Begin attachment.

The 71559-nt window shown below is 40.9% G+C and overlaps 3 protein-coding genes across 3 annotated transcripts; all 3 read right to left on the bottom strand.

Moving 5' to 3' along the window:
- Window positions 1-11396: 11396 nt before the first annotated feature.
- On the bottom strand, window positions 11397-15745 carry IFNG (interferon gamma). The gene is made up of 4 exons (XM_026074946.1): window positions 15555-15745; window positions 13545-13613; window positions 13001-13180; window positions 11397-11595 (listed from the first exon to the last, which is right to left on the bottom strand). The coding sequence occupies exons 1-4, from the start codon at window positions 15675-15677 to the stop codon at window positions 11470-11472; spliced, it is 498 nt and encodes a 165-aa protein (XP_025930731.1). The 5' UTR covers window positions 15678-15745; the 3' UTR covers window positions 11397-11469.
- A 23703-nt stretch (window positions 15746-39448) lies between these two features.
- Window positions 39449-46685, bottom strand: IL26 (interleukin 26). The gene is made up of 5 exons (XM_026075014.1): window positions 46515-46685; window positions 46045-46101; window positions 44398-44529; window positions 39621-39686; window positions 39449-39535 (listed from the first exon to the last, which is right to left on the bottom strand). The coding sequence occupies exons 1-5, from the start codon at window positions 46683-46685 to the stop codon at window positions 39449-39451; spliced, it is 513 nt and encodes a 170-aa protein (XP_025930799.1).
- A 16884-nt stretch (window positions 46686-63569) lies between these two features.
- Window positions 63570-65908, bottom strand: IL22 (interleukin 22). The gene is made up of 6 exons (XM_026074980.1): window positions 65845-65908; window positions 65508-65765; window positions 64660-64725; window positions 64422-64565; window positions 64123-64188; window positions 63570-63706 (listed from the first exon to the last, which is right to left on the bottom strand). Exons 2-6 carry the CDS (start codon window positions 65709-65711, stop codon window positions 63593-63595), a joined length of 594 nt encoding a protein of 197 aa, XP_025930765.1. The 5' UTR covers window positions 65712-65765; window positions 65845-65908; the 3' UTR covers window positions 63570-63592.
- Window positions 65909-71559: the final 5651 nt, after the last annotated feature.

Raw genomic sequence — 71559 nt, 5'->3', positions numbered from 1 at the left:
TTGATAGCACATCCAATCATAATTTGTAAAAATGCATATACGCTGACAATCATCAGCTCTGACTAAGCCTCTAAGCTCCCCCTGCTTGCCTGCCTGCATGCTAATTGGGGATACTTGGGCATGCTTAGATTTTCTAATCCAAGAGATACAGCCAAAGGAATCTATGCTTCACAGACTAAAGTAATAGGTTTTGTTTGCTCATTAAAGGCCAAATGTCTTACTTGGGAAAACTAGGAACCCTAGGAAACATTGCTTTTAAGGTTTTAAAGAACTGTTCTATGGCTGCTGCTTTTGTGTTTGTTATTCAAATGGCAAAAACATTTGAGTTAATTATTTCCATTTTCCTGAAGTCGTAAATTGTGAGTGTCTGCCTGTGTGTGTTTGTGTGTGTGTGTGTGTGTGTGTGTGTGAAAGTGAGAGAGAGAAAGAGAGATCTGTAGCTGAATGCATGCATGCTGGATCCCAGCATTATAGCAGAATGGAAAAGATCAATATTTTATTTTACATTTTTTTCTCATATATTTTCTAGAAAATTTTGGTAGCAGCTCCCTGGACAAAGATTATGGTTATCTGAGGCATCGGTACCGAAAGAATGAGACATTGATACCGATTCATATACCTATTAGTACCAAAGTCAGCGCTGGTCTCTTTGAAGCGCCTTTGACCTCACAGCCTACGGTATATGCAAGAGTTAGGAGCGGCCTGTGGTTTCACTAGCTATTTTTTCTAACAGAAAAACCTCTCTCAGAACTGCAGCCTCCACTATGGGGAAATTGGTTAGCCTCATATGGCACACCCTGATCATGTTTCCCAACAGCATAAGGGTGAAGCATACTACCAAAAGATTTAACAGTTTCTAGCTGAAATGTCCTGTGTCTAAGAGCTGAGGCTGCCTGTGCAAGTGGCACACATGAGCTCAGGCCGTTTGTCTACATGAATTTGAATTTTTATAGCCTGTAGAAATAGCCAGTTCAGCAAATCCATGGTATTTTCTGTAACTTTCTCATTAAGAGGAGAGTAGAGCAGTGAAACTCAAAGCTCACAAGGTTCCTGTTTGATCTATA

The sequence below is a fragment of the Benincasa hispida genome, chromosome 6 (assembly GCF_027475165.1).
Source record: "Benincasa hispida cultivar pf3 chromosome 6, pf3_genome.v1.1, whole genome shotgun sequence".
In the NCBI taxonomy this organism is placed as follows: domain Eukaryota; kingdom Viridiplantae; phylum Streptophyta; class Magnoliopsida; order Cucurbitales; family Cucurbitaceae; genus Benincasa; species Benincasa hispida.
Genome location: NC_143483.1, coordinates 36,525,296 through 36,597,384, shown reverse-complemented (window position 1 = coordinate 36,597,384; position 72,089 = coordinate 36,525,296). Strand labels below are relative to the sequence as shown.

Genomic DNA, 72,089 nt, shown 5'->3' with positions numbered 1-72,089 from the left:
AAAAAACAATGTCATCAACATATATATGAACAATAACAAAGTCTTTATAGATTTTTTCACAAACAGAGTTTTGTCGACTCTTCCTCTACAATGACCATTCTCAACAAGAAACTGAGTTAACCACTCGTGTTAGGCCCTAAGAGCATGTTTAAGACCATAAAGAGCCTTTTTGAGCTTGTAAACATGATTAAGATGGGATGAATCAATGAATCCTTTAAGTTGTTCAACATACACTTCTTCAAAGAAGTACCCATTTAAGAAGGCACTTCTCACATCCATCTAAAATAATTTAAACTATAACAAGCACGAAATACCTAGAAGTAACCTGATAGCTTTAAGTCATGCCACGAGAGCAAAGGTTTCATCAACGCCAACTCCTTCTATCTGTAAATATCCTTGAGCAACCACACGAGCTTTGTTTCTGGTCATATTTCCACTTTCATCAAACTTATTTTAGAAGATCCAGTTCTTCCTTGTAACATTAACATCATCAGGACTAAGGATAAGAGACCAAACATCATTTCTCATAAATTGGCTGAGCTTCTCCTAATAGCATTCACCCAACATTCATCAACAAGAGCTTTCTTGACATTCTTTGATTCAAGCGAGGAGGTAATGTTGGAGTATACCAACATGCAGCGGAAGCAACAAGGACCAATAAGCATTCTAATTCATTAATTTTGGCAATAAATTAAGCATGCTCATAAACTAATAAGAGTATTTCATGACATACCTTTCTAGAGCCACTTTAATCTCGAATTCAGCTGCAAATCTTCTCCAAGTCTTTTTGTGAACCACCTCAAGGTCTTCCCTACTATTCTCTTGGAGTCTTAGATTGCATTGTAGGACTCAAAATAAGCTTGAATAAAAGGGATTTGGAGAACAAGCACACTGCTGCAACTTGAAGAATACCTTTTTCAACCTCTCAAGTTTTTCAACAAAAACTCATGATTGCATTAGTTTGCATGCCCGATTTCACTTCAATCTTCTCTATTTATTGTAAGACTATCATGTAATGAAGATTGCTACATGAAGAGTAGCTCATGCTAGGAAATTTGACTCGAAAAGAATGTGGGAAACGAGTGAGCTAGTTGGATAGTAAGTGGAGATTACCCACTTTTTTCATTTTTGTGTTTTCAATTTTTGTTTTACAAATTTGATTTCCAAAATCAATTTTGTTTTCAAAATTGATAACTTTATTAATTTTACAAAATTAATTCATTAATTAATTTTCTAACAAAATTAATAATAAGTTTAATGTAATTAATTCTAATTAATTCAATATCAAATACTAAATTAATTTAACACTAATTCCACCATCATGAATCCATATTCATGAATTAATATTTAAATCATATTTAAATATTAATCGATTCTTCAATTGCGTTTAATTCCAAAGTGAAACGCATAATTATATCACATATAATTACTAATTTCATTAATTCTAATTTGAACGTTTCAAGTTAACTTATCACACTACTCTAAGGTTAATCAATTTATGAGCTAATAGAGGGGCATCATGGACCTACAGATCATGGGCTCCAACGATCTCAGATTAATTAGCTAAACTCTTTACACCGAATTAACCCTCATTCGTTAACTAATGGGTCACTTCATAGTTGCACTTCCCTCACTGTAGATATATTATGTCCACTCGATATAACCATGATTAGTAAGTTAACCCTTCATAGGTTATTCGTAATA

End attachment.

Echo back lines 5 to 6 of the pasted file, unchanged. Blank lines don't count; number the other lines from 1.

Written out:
- A 23703-nt stretch (window positions 15746-39448) lies between these two features.
- Window positions 39449-46685, bottom strand: IL26 (interleukin 26). The gene is made up of 5 exons (XM_026075014.1): window positions 46515-46685; window positions 46045-46101; window positions 44398-44529; window positions 39621-39686; window positions 39449-39535 (listed from the first exon to the last, which is right to left on the bottom strand). The coding sequence occupies exons 1-5, from the start codon at window positions 46683-46685 to the stop codon at window positions 39449-39451; spliced, it is 513 nt and encodes a 170-aa protein (XP_025930799.1).